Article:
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Writing Routines

John Grisham’s Writing Routine: “Nothing will happen until you are producing at least one page per day.”

John Grisham is an American author and lawyer best known for his best-selling legal thrillers: A Time to KillThe FirmThe Pelican BriefThe Rainmaker, and The Runaway Jury.

Early morning, lunch break, on the train, late at night — it doesn’t matter. Find the extra hour, go to the same place, shut the door.

John Grisham’s Do’s and Don’ts for Writing Popular Fiction | The New York Times

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For an author who has published as many best-selling novels as John Grisham has over the past three decades, there’s no surprise when you find out the former-lawyer-turned-writer follows a strict writing schedule each year. Each year, the author starts writing a new novel on January 1, getting most of his writing done in the first three months of the year. By July 1, that novel is wrapped up and ready for publishing.

Following a disciplined writing regimen has always been a part of John Grisham’s career. Back in the 1980s when he was still practising law and serving in the Mississippi House of Representatives, Grisham was disillusioned with his job and started writing on the side.

To juggle a busy legal career with his passion, Grisham woke up early every morning to get a couple of hours of writing done. Grisham’s daily writing goal was to produce one page per day.

“The alarm clock would go off at 5, and I’d jump in the shower,” he recalled in an interview with the San Francisco Chronicle. “My office was 5 minutes away. And I had to be at my desk, at my office, with the first cup of coffee, a legal pad and write the first word at 5:30, five days a week.”

After years of spending the early hours of the morning working on his book, Grisham published his first novel, A Time to Kill, in June 1989. The manuscript was rejected by 28 publishers before Wynwood Press, a small, independent publishing company, agreed to give it a modest 5,000 copy printing.

Writing the book “took three years of really early mornings, and working late at night, and a lot of lost sleep, to finish the story,” Grisham reflected in a 2003 interview.

As soon as A Time to Kill was completed, Grisham started working on his follow-up novel, titled The Firm. When the book was completed, he faced the same problem as the first one – no-one was interested in the manuscript.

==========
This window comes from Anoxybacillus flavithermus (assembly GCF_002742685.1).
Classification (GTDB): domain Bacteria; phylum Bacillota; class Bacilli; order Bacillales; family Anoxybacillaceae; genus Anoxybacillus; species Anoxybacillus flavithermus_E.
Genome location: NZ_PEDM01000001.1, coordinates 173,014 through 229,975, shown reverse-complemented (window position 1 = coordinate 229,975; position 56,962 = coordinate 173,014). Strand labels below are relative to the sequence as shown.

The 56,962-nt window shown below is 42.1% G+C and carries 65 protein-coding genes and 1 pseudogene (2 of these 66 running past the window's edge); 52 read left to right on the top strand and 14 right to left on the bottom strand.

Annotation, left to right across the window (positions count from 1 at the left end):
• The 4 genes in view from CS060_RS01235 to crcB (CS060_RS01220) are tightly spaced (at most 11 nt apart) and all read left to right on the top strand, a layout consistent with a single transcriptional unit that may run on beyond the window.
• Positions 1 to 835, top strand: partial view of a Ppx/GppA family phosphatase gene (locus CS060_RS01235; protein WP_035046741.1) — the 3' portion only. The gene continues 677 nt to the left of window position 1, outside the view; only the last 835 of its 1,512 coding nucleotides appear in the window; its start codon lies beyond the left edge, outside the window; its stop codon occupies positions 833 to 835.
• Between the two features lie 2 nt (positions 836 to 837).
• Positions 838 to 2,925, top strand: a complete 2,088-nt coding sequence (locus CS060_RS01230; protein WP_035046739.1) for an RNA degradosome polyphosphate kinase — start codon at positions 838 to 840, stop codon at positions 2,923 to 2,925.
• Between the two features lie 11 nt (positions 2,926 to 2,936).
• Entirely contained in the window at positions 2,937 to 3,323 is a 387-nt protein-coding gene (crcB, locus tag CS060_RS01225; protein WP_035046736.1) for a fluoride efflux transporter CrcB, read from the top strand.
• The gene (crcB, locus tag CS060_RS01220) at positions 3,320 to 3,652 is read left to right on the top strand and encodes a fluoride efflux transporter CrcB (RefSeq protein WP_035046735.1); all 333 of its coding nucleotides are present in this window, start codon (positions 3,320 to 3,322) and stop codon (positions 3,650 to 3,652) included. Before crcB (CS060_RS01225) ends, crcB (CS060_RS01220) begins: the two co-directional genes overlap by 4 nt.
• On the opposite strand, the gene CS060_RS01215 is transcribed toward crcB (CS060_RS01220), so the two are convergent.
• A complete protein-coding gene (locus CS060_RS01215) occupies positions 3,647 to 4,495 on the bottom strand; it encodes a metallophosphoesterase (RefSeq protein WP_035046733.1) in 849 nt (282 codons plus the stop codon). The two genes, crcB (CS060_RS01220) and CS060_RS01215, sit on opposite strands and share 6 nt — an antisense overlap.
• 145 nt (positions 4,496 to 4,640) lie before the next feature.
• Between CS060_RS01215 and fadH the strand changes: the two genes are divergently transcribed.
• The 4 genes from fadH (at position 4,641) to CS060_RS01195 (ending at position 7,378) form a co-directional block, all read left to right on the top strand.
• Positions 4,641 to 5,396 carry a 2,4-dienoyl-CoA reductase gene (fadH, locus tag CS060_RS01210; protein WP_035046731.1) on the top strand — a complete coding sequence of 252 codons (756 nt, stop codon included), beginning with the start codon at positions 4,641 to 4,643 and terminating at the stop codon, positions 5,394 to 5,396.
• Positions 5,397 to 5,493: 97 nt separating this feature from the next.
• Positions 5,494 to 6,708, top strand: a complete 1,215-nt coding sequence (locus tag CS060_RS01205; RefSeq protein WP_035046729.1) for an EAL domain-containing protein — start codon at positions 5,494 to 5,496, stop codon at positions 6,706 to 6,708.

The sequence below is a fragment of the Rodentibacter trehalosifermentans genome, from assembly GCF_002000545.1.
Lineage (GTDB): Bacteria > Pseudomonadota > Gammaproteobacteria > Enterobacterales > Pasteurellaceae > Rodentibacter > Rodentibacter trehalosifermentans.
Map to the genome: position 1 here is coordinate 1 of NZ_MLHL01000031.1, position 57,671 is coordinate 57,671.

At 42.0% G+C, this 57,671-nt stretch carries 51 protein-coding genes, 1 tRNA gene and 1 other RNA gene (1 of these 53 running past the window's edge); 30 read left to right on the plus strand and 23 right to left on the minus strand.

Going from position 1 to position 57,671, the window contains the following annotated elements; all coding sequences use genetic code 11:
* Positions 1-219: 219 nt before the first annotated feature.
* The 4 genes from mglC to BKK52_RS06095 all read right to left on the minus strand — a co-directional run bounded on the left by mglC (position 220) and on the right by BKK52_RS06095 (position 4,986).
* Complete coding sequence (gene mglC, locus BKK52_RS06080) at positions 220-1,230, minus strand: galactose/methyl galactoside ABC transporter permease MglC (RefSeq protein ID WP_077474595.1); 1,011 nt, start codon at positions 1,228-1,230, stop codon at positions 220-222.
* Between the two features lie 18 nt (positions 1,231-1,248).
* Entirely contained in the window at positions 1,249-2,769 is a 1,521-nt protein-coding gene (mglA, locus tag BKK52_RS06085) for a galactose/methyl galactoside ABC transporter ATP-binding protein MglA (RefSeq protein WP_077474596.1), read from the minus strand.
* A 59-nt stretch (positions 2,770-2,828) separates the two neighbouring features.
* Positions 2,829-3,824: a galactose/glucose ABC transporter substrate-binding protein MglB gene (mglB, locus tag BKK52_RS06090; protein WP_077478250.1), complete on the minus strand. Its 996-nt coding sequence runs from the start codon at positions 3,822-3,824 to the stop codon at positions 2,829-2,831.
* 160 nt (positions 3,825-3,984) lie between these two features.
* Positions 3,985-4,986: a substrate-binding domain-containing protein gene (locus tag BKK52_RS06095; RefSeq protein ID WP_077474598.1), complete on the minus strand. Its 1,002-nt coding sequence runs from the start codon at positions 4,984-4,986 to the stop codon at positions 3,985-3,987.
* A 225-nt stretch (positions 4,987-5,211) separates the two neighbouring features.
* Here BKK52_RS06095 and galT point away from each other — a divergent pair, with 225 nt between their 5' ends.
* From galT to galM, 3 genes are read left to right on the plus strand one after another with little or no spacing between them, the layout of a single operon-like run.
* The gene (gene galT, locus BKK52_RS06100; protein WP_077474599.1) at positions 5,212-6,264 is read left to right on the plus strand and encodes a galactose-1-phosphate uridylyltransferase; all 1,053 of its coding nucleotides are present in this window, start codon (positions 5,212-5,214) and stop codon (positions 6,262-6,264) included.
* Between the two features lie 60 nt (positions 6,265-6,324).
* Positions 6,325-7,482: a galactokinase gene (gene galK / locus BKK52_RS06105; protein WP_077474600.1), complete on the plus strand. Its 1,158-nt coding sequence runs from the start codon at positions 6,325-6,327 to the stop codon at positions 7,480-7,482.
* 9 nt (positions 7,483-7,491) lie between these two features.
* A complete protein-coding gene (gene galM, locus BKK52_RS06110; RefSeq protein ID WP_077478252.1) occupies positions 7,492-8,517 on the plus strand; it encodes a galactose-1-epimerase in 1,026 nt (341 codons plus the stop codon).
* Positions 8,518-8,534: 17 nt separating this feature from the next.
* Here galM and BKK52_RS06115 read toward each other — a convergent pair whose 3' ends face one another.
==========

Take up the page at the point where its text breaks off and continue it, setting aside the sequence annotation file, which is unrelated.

“When I finished The Firm, I had no publishing contract because my first book was such a flop,” Grisham told Strand Magazine. “For the first six months after The Firm was finished no publisher wanted to buy it.”

Eventually the book was picked up by Random House and it became a huge hit. The Firm spent 47 weeks on The New York Times Best Seller list and was the top-selling novel of 1991. Two year later, after the book had sold over 1.5 million copies, The Firm was adapted into a film starring Tom Cruise, Gene Hackman and Jeanne Tripplehorn. The adapted version was also a commercial success, grossing $270.2 million against a budget of $42 million.

With the success of The Firm (and A Time to Kill retrospectively), Grisham was able to quit his day job and pursue his writing passion full-time. Since then, he’s kept up a consistent schedule of publishing one novel per year without fail (sometimes even two a year), although he no longer needs to wake up in the early hours of the morning like he did during his lawyer days.

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Before we go on…

Each week, we spend hours upon hours researching and writing about famous authors and their daily writing routines. It’s a lot of work, but we do it out of our love for books and learning about these authors’ creative process, and we certainly don’t expect anything in return. However, if you’re enjoying these profiles each week, and would like to send something our way, feel free to buy us a coffee!

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John Grisham’s daily writing routine

In a 2016 interview with Brian Koppelman, Grisham described his daily writing routine; the same one that has powered his work for the past 20 odd years.

Routine is what it’s all about. You’ve got to get into a routine that is second nature. Something you love. I wrote the first two books real early in the morning because I didn’t have any extra time. Now it’s about 7:30. Same small office behind the house where I’ve been writing for the last 22 years. Same desk, same computer, same cup of coffee. It’s dark. I love it. There’s no phones, faxes, or internet—I work offline. So I’m in a cocoon for the first three hours, and I just love that. I’ll write for a couple of hours, take a break, then get back into the novel. On a good day I’ll write 2,000 words. A slow day is 1,000. But you do that five days a week for six months and that’s a lot of pages, and that’s how the books are written.

John Grisham on The Whistler, Writing Thrillers, and Righting Wrongs | Slate

For writers struggling with keeping up a regular work routine or failing to produce any meaningful output, Grisham’s tip is simple: just aim to write one page per day. “That’s about 200 words, or 1,000 words a week,” he said. “Do that for two years and you’ll have a novel that’s long enough. Nothing will happen until you are producing at least one page per day.”

Before you go…

Each week, we spend hours upon hours researching and writing about famous authors and their daily writing routines. It’s a lot of work, but we do it out of our love for books and learning about these authors’ creative process, and we certainly don’t expect anything in return. However, if you’re enjoying these profiles each week, and would like to send something our way, feel free to buy us a coffee!

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